E.H. Shepard illustration of Mr Toad

E.H. Shepard illustration of Mr Toad

Kenneth Grahame’s The Wind in the Willows is one of those essential books of childhood – one that we all grow up reading. And with various TV adaptations and cartoons too, even if you haven’t read the book you are probably still familiar with the characters of Badger, Ratty, Mole and Toad.

The story follows the adventures of these four loveable characters and their adventures along the riverbanks – with a hefty dollop of social commentary about the disappearance of the old world and the coming of the new.

The river, which is almost as essential to the story as that of the four main characters, is based on the stretch of the Thames in Southern Oxfordshire, near where Grahame grew up and lived for much of his life. This is a fact that is celebrated at the excellent River and Rowing Museum in Henley-on-Thames.

There is a permanent Wind in the Willows exhibition at the museum, which in 2016 celebrates its tenth birthday. The exhibition uses 3D models, theatrical lighting and audio guides to recreate some of the magic of the story, and there is plenty of information on the life of Grahame and the development of the story. There’s also a first edition from 1908.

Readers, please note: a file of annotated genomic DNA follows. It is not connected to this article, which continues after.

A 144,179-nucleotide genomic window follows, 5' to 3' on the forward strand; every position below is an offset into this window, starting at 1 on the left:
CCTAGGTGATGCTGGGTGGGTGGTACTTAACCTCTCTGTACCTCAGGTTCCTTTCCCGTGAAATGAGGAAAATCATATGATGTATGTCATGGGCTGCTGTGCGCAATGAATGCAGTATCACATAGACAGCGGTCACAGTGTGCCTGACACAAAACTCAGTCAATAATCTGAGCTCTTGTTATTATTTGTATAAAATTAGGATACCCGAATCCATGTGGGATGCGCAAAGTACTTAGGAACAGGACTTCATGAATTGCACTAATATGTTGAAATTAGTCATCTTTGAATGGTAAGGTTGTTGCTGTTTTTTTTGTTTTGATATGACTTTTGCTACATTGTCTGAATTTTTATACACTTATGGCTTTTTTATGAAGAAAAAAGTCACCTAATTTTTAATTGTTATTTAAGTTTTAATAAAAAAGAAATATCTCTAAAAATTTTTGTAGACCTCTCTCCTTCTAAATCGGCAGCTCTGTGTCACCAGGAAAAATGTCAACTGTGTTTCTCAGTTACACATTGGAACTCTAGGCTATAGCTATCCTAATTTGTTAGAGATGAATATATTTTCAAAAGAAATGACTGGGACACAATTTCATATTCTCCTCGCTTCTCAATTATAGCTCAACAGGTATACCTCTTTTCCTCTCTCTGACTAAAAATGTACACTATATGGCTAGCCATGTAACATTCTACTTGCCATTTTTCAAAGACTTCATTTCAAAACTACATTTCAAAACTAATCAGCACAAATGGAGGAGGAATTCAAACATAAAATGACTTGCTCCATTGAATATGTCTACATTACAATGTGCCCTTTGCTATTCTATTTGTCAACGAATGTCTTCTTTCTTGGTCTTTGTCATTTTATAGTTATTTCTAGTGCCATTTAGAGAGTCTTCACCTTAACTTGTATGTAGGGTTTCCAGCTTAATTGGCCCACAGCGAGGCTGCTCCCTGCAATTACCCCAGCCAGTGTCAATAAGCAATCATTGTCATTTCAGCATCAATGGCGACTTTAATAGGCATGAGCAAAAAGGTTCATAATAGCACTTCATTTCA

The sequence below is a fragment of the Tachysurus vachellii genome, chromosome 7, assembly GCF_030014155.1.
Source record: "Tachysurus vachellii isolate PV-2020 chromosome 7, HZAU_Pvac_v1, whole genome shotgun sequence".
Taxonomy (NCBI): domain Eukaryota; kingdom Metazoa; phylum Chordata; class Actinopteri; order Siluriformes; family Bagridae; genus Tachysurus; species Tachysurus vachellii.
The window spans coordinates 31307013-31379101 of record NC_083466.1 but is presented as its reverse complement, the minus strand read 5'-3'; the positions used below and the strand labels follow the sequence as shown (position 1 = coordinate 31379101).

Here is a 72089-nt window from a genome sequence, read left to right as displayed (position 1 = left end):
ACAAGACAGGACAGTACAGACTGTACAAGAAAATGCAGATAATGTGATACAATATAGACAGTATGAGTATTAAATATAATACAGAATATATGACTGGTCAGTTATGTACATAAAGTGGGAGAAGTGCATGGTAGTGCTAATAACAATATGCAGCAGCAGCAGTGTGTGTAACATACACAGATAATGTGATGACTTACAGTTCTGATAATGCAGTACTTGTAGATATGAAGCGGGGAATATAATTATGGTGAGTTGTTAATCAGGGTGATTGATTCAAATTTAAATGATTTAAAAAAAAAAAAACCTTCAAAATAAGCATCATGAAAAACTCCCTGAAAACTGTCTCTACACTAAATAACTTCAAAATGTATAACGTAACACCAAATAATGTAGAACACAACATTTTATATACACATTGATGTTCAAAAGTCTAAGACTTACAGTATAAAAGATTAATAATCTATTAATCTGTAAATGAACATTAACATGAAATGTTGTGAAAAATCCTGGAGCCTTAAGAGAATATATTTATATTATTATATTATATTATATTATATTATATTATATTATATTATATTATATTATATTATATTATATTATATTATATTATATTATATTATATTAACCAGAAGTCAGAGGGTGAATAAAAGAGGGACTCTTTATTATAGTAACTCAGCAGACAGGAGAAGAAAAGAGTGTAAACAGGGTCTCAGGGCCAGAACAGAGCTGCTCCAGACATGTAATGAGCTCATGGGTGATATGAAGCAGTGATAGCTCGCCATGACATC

Using a set of headphones, visitors can walk through the whole book, from Mole’s spring cleaning to the recapture of Toad Hall. It’s great fun for the whole family, but little ones will especially love it. Ratty was actually a water vole so don’t miss Ratty’s Refuge, a water vole friendly garden with animal sculptures of the characters set in appropriate habitats which is located in the grounds.

Grahame lived close to the Thames for most of his life, although he moved several times. He is most closely associated with Pangbourne, which is just a couple of miles from Mapledurham House and Mill.

The house, with which Grahame would certainly have been familiar, bears a striking resemblance to the images of Toad Hall depicted in the original illustrations for the book by EH Shephard. So it’s not a big leap to imagine that this is where Grahame took his inspiration.

Anyone wanting to learn more about the Wind in the Willows connection is advised to visit the River and Rowing museum to see the exhibition.  It’s open seven days a week from 10am to 5pm and there’s also a great gift shop where you can pick up an informative book ‘The world of the Wind in the Willows’ which explores the relationship betwwn the characters and the author, as well as your very own Toad, Ratty, Badger or Mole.